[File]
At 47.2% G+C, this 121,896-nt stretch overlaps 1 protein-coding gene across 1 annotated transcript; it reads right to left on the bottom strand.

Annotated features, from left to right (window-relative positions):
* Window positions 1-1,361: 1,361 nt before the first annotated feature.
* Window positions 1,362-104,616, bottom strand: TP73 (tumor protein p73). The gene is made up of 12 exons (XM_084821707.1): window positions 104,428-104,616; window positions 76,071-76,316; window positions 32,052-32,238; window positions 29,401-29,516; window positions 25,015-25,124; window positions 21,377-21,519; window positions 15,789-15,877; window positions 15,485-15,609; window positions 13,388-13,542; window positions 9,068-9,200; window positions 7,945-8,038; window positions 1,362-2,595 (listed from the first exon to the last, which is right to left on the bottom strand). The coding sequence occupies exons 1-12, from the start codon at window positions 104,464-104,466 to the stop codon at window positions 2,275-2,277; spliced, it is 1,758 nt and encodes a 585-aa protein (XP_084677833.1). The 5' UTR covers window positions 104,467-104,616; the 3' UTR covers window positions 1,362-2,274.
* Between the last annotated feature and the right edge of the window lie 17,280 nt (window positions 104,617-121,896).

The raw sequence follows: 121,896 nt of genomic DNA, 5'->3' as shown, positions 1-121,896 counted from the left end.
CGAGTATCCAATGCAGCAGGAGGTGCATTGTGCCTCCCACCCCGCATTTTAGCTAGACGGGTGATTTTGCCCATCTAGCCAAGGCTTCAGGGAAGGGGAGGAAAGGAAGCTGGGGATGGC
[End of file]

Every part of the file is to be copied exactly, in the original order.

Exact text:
At 47.2% G+C, this 121,896-nt stretch overlaps 1 protein-coding gene across 1 annotated transcript; it reads right to left on the bottom strand.

Annotated features, from left to right (window-relative positions):
* Window positions 1-1,361: 1,361 nt before the first annotated feature.
* Window positions 1,362-104,616, bottom strand: TP73 (tumor protein p73). The gene is made up of 12 exons (XM_084821707.1): window positions 104,428-104,616; window positions 76,071-76,316; window positions 32,052-32,238; window positions 29,401-29,516; window positions 25,015-25,124; window positions 21,377-21,519; window positions 15,789-15,877; window positions 15,485-15,609; window positions 13,388-13,542; window positions 9,068-9,200; window positions 7,945-8,038; window positions 1,362-2,595 (listed from the first exon to the last, which is right to left on the bottom strand). The coding sequence occupies exons 1-12, from the start codon at window positions 104,464-104,466 to the stop codon at window positions 2,275-2,277; spliced, it is 1,758 nt and encodes a 585-aa protein (XP_084677833.1). The 5' UTR covers window positions 104,467-104,616; the 3' UTR covers window positions 1,362-2,274.
* Between the last annotated feature and the right edge of the window lie 17,280 nt (window positions 104,617-121,896).

The raw sequence follows: 121,896 nt of genomic DNA, 5'->3' as shown, positions 1-121,896 counted from the left end.
CGAGTATCCAATGCAGCAGGAGGTGCATTGTGCCTCCCACCCCGCATTTTAGCTAGACGGGTGATTTTGCCCATCTAGCCAAGGCTTCAGGGAAGGGGAGGAAAGGAAGCTGGGGATGGC